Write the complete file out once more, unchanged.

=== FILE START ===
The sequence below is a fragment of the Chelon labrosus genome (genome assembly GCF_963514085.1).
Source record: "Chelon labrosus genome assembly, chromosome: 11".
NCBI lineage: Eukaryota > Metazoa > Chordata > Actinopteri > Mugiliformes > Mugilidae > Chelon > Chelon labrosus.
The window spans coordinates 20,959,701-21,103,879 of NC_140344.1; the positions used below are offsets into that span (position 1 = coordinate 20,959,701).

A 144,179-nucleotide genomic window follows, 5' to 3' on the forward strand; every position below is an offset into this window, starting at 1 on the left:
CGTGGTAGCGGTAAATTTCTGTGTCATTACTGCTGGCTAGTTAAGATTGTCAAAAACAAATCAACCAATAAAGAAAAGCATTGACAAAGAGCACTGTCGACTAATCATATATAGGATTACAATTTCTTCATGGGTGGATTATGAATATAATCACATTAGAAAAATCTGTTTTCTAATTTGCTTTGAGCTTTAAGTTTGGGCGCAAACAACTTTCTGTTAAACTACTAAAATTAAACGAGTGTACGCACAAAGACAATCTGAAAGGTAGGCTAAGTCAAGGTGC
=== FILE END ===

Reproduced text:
The sequence below is a fragment of the Chelon labrosus genome (genome assembly GCF_963514085.1).
Source record: "Chelon labrosus genome assembly, chromosome: 11".
NCBI lineage: Eukaryota > Metazoa > Chordata > Actinopteri > Mugiliformes > Mugilidae > Chelon > Chelon labrosus.
The window spans coordinates 20,959,701-21,103,879 of NC_140344.1; the positions used below are offsets into that span (position 1 = coordinate 20,959,701).

A 144,179-nucleotide genomic window follows, 5' to 3' on the forward strand; every position below is an offset into this window, starting at 1 on the left:
CGTGGTAGCGGTAAATTTCTGTGTCATTACTGCTGGCTAGTTAAGATTGTCAAAAACAAATCAACCAATAAAGAAAAGCATTGACAAAGAGCACTGTCGACTAATCATATATAGGATTACAATTTCTTCATGGGTGGATTATGAATATAATCACATTAGAAAAATCTGTTTTCTAATTTGCTTTGAGCTTTAAGTTTGGGCGCAAACAACTTTCTGTTAAACTACTAAAATTAAACGAGTGTACGCACAAAGACAATCTGAAAGGTAGGCTAAGTCAAGGTGC